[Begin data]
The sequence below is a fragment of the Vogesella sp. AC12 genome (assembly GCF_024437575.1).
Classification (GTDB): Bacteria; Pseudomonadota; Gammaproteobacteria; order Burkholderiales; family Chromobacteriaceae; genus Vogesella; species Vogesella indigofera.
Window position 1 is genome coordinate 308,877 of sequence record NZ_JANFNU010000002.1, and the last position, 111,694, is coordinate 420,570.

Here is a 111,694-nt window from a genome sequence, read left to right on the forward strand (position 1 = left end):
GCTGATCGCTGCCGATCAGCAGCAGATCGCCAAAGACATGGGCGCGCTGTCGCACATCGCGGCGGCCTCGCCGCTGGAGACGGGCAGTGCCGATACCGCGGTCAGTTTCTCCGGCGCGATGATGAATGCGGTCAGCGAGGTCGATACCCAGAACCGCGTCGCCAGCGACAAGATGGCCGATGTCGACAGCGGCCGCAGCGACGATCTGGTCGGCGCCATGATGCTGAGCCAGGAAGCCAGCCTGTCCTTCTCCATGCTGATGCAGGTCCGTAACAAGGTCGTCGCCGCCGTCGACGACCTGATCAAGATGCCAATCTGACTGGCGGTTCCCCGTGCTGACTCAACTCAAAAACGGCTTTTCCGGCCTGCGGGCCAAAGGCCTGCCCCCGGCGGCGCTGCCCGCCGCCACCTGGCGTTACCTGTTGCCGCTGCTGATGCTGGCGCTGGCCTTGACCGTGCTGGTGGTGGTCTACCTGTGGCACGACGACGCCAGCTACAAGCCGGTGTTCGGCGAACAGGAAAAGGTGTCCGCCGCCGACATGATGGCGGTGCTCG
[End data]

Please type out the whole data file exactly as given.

The sequence below is a fragment of the Vogesella sp. AC12 genome (assembly GCF_024437575.1).
Classification (GTDB): Bacteria; Pseudomonadota; Gammaproteobacteria; order Burkholderiales; family Chromobacteriaceae; genus Vogesella; species Vogesella indigofera.
Window position 1 is genome coordinate 308,877 of sequence record NZ_JANFNU010000002.1, and the last position, 111,694, is coordinate 420,570.

Here is a 111,694-nt window from a genome sequence, read left to right on the forward strand (position 1 = left end):
GCTGATCGCTGCCGATCAGCAGCAGATCGCCAAAGACATGGGCGCGCTGTCGCACATCGCGGCGGCCTCGCCGCTGGAGACGGGCAGTGCCGATACCGCGGTCAGTTTCTCCGGCGCGATGATGAATGCGGTCAGCGAGGTCGATACCCAGAACCGCGTCGCCAGCGACAAGATGGCCGATGTCGACAGCGGCCGCAGCGACGATCTGGTCGGCGCCATGATGCTGAGCCAGGAAGCCAGCCTGTCCTTCTCCATGCTGATGCAGGTCCGTAACAAGGTCGTCGCCGCCGTCGACGACCTGATCAAGATGCCAATCTGACTGGCGGTTCCCCGTGCTGACTCAACTCAAAAACGGCTTTTCCGGCCTGCGGGCCAAAGGCCTGCCCCCGGCGGCGCTGCCCGCCGCCACCTGGCGTTACCTGTTGCCGCTGCTGATGCTGGCGCTGGCCTTGACCGTGCTGGTGGTGGTCTACCTGTGGCACGACGACGCCAGCTACAAGCCGGTGTTCGGCGAACAGGAAAAGGTGTCCGCCGCCGACATGATGGCGGTGCTCG